Ousted Baton Rouge Police Chief Dewayne White will have to wait another two months to argue his case for reinstatement before the Municipal Fire and Police Civil Service Board.
White’s appeal hearing is scheduled May 13-15, Sgt. Bryan Taylor, the board’s chairman, said on Wednesday.
The board’s scheduled meeting is set May 16, Taylor noted in an email to attorneys in the case. “This will allow for a fourth day, if needed,” Taylor wrote.
East Baton Rouge Parish Mayor-President Kip Holden fired White last month, accusing him of disregarding several departmental policies. White was accused of showing favoritism to a hire, making inappropriate transfers and shredding documents, among other things.
He appealed his termination to the civil service board last month, contending his firing was null and void because city-parish officials had not complied with the police officer’s bill of rights. The five-member panel may re-instate White with a majority vote.
“I’m really looking forward to vindicating my client’s name and letting the public know the truth about what happened and what’s happening in the Police Department,” White’s attorney, Jill Craft, said Wednesday.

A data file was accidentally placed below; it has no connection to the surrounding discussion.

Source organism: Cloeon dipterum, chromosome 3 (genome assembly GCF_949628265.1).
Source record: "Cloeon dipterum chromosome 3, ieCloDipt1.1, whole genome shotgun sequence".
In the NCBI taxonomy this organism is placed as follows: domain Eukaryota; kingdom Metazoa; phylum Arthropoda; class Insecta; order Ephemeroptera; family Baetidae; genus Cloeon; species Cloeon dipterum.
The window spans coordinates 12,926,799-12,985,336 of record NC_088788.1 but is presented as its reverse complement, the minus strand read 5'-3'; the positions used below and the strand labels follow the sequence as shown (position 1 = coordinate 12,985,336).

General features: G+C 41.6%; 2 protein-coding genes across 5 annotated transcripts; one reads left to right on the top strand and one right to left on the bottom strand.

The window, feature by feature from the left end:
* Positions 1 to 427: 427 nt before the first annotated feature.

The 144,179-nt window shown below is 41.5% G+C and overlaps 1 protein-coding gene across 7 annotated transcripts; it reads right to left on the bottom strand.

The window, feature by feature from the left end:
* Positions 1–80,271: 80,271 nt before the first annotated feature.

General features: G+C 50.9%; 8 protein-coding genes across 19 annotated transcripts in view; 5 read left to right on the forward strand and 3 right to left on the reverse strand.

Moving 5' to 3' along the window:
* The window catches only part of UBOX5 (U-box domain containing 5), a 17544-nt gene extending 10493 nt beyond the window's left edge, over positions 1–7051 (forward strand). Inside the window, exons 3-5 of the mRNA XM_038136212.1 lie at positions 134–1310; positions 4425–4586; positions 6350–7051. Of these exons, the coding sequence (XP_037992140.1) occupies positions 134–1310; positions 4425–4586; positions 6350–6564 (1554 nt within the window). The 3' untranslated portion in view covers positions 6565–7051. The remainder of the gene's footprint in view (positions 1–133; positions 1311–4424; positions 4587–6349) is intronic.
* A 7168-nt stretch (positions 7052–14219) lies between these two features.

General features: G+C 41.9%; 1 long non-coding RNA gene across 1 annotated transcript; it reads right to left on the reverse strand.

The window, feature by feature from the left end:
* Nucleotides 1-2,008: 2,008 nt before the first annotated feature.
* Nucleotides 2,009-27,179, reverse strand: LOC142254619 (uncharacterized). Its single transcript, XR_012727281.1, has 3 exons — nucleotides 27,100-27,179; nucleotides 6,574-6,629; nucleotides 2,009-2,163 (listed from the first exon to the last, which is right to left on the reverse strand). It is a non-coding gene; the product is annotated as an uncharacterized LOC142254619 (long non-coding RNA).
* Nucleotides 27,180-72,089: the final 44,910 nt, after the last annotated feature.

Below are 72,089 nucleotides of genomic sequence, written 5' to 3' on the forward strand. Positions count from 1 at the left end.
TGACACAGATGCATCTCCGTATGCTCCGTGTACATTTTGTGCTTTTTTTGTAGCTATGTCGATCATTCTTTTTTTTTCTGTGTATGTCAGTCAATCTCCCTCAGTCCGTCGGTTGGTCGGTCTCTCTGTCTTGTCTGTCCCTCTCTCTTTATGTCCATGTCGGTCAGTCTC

City-parish officials have disputed White is entitled to civil service relief, claiming he is an unclassified employee under the local plan of government. But Murphy J. Foster III, an attorney for Holden, has said the city-parish will participate in White’s appeal and produce witnesses and evidence “to set the record straight.”
Craft said the hearing will be “like a trial, except the rules of evidence are relaxed to some extent.”
Despite the high profile of the case, there are no plans to change the venue of White’s hearing from the board’s regular meeting room inside the Fire Department headquarters on Merle Gustafson Drive, Taylor said.
The Office of State Examiner, meanwhile, has tentatively set May 22 for eligible applicants to take the civil service exam for the chief’s position.
White’s firing last month drew a mixed reaction, as a number of community leaders voiced concerns over his dismissal. Some feared his departure would disrupt the progress the Police Department has made in building rapport with residents of the city’s high-crime neighborhoods.
The Rev. Jesse Bilberry Jr., of Mount Pilgrim Baptist Church, issued a statement Wednesday expressing support for Holden on behalf of the Fourth District Baptist Association, a group of historically black Baptist churches in the Baton Rouge region. The association found it unfortunate that “some individuals” chose to make “very public statements regarding the mayor’s decision with very few facts in hand, leaving some with the impression that that represented a larger part of our community,” Bilberry said in the statement.
“Mayor Holden has shown himself to be a steady leader, capable of making difficult decisions when action must be taken for the good of our community,” the statement added. “In the past, we have seen him use a very deliberative process when hiring a chief of police, and we trust he used the same well-thought-out process when deciding that a change needed to be made.”